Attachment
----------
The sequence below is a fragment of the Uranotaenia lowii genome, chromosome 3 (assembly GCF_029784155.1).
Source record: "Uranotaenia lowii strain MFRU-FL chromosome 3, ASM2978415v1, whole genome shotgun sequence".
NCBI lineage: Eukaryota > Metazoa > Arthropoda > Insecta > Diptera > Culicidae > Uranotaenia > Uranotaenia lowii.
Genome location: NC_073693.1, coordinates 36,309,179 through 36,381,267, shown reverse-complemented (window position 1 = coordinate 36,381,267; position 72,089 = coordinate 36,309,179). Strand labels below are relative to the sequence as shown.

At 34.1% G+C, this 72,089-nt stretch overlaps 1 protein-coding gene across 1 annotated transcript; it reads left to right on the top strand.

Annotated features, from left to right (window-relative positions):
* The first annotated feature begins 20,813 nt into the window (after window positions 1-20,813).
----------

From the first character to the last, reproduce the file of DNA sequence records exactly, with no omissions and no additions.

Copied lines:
The sequence below is a fragment of the Uranotaenia lowii genome, chromosome 3 (assembly GCF_029784155.1).
Source record: "Uranotaenia lowii strain MFRU-FL chromosome 3, ASM2978415v1, whole genome shotgun sequence".
NCBI lineage: Eukaryota > Metazoa > Arthropoda > Insecta > Diptera > Culicidae > Uranotaenia > Uranotaenia lowii.
Genome location: NC_073693.1, coordinates 36,309,179 through 36,381,267, shown reverse-complemented (window position 1 = coordinate 36,381,267; position 72,089 = coordinate 36,309,179). Strand labels below are relative to the sequence as shown.

At 34.1% G+C, this 72,089-nt stretch overlaps 1 protein-coding gene across 1 annotated transcript; it reads left to right on the top strand.

Annotated features, from left to right (window-relative positions):
* The first annotated feature begins 20,813 nt into the window (after window positions 1-20,813).